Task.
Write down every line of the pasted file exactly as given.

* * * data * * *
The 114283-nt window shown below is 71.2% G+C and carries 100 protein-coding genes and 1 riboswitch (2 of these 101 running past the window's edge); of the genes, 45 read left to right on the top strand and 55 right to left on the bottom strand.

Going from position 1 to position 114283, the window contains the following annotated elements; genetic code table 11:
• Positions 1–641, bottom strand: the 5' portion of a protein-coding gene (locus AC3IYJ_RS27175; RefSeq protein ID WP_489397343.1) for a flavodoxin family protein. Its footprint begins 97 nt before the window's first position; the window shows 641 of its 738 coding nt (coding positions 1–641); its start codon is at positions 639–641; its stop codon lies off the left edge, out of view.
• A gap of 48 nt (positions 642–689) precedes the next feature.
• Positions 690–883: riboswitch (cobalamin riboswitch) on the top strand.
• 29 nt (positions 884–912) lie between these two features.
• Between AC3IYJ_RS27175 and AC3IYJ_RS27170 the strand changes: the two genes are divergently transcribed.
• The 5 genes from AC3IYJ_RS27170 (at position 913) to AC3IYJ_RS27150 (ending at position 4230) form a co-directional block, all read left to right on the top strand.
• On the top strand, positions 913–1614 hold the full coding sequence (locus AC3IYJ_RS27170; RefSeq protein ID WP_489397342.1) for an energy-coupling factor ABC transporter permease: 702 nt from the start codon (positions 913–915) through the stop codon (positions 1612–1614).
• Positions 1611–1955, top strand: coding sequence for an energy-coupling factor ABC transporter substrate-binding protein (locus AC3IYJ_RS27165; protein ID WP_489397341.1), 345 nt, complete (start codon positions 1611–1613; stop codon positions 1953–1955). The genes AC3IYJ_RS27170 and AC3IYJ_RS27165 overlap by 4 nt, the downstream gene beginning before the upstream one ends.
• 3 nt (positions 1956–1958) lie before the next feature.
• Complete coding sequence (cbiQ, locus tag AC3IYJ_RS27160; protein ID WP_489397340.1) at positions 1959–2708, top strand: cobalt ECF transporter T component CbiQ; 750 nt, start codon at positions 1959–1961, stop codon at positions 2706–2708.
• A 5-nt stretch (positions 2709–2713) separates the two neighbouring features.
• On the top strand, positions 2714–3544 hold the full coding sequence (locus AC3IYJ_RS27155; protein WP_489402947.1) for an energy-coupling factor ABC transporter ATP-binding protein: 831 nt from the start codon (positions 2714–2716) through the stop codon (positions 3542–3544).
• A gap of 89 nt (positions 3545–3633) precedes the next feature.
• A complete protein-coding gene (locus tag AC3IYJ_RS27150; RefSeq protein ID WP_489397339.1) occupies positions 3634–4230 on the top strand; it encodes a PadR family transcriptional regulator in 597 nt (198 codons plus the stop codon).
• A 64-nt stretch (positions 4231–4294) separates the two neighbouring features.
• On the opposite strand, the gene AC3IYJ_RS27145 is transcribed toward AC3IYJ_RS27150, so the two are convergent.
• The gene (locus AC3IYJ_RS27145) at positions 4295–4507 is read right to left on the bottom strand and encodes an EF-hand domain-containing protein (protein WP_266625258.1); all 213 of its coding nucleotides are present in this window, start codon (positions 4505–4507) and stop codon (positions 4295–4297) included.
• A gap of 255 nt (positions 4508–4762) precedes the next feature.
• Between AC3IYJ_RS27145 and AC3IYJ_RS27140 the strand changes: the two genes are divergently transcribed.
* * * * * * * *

The 114283-nt window shown below is 71.2% G+C and carries 100 protein-coding genes and 1 riboswitch (2 of these 101 running past the window's edge); of the genes, 45 read left to right on the top strand and 55 right to left on the bottom strand.

Going from position 1 to position 114283, the window contains the following annotated elements; genetic code table 11:
• Positions 1–641, bottom strand: the 5' portion of a protein-coding gene (locus AC3IYJ_RS27175; RefSeq protein ID WP_489397343.1) for a flavodoxin family protein. Its footprint begins 97 nt before the window's first position; the window shows 641 of its 738 coding nt (coding positions 1–641); its start codon is at positions 639–641; its stop codon lies off the left edge, out of view.
• A gap of 48 nt (positions 642–689) precedes the next feature.
• Positions 690–883: riboswitch (cobalamin riboswitch) on the top strand.
• 29 nt (positions 884–912) lie between these two features.
• Between AC3IYJ_RS27175 and AC3IYJ_RS27170 the strand changes: the two genes are divergently transcribed.
• The 5 genes from AC3IYJ_RS27170 (at position 913) to AC3IYJ_RS27150 (ending at position 4230) form a co-directional block, all read left to right on the top strand.
• On the top strand, positions 913–1614 hold the full coding sequence (locus AC3IYJ_RS27170; RefSeq protein ID WP_489397342.1) for an energy-coupling factor ABC transporter permease: 702 nt from the start codon (positions 913–915) through the stop codon (positions 1612–1614).
• Positions 1611–1955, top strand: coding sequence for an energy-coupling factor ABC transporter substrate-binding protein (locus AC3IYJ_RS27165; protein ID WP_489397341.1), 345 nt, complete (start codon positions 1611–1613; stop codon positions 1953–1955). The genes AC3IYJ_RS27170 and AC3IYJ_RS27165 overlap by 4 nt, the downstream gene beginning before the upstream one ends.
• 3 nt (positions 1956–1958) lie before the next feature.
• Complete coding sequence (cbiQ, locus tag AC3IYJ_RS27160; protein ID WP_489397340.1) at positions 1959–2708, top strand: cobalt ECF transporter T component CbiQ; 750 nt, start codon at positions 1959–1961, stop codon at positions 2706–2708.
• A 5-nt stretch (positions 2709–2713) separates the two neighbouring features.
• On the top strand, positions 2714–3544 hold the full coding sequence (locus AC3IYJ_RS27155; protein WP_489402947.1) for an energy-coupling factor ABC transporter ATP-binding protein: 831 nt from the start codon (positions 2714–2716) through the stop codon (positions 3542–3544).
• A gap of 89 nt (positions 3545–3633) precedes the next feature.
• A complete protein-coding gene (locus tag AC3IYJ_RS27150; RefSeq protein ID WP_489397339.1) occupies positions 3634–4230 on the top strand; it encodes a PadR family transcriptional regulator in 597 nt (198 codons plus the stop codon).
• A 64-nt stretch (positions 4231–4294) separates the two neighbouring features.
• On the opposite strand, the gene AC3IYJ_RS27145 is transcribed toward AC3IYJ_RS27150, so the two are convergent.
• The gene (locus AC3IYJ_RS27145) at positions 4295–4507 is read right to left on the bottom strand and encodes an EF-hand domain-containing protein (protein WP_266625258.1); all 213 of its coding nucleotides are present in this window, start codon (positions 4505–4507) and stop codon (positions 4295–4297) included.
• A gap of 255 nt (positions 4508–4762) precedes the next feature.
• Between AC3IYJ_RS27145 and AC3IYJ_RS27140 the strand changes: the two genes are divergently transcribed.